Regarding the common English form,
You can take the boy out of the country, but you can't take the country out of the boy...
(Meaning - "This boy remains a bucolic rube even though he moved from his origins.")
Does anyone have any real, solid examples of early use of this phrase?
For non-native readers, it is used widely in English in different variations. (So, if you are disparaging relaxed Californians, it would be ".. California", etc.) I do not know if "boy / country" was the first use, but it feels like it.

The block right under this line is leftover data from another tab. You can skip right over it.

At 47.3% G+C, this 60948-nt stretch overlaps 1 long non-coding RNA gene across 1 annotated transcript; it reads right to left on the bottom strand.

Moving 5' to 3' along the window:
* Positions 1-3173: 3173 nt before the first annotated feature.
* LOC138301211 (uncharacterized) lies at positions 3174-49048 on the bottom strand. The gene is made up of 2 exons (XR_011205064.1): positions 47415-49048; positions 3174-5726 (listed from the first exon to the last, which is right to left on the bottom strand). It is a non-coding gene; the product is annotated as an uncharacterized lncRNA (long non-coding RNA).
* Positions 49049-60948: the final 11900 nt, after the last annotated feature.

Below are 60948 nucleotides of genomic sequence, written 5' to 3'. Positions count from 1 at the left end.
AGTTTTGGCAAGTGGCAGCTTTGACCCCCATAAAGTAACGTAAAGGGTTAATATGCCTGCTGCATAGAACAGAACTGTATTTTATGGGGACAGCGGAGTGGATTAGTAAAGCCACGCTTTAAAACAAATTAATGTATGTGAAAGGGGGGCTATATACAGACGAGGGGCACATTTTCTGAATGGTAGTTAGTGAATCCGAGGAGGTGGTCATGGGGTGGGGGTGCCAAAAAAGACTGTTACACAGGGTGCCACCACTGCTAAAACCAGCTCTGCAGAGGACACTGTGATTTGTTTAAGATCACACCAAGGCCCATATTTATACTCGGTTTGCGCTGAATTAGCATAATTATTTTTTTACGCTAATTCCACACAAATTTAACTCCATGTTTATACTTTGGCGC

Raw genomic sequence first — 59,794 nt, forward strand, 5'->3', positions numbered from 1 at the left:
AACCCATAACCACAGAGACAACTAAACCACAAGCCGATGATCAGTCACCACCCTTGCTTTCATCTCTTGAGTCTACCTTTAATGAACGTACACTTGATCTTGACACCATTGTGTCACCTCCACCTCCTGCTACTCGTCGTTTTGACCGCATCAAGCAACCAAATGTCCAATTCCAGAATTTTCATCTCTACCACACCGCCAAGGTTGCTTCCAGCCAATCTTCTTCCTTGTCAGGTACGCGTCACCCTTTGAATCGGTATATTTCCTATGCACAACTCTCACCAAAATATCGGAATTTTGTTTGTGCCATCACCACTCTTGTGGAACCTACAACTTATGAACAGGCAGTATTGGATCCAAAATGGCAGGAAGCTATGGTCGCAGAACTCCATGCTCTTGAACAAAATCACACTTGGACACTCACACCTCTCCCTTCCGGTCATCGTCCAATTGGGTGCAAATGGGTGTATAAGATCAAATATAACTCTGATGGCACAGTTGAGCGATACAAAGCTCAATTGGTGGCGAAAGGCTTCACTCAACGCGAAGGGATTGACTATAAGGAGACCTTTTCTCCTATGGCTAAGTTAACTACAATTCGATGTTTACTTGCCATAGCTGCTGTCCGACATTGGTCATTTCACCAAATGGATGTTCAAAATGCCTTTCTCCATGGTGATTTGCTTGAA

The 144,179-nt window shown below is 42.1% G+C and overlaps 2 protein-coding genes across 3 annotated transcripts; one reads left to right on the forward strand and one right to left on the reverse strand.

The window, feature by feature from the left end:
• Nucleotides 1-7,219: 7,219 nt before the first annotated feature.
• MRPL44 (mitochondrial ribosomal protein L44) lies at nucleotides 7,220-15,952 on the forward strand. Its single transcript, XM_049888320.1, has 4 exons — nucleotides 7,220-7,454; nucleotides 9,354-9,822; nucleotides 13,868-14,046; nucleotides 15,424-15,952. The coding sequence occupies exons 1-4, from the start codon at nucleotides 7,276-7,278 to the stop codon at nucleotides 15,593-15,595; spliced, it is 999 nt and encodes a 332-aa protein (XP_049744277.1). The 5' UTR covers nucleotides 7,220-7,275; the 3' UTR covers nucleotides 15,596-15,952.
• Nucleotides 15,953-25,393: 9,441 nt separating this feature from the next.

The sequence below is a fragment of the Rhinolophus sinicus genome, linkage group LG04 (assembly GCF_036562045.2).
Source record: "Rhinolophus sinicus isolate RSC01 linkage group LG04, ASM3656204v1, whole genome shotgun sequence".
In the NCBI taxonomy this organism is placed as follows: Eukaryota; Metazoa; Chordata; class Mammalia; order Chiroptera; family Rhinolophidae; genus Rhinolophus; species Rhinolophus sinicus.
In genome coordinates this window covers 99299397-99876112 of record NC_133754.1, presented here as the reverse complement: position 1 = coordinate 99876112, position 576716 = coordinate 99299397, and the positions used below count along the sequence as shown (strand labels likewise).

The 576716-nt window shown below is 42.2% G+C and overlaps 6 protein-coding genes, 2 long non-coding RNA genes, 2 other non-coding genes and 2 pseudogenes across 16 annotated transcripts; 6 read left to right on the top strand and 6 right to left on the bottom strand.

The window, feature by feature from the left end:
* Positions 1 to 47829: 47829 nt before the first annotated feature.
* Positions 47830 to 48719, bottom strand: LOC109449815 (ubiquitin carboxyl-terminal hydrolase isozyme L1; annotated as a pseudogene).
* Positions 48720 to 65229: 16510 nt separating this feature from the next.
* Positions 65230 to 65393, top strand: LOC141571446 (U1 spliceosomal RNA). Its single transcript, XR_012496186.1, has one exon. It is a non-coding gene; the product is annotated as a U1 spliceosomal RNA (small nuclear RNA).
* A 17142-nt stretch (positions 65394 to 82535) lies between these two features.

Please, it's easy to google on the net low-quality crap about the origin of this phrase. If you are new to this site, quoting a crap, unsourced, website is not an answer, thanks!!
Note that the earliest actual, real, usage example anyone has so far is
It would be great to find an earlier usage example.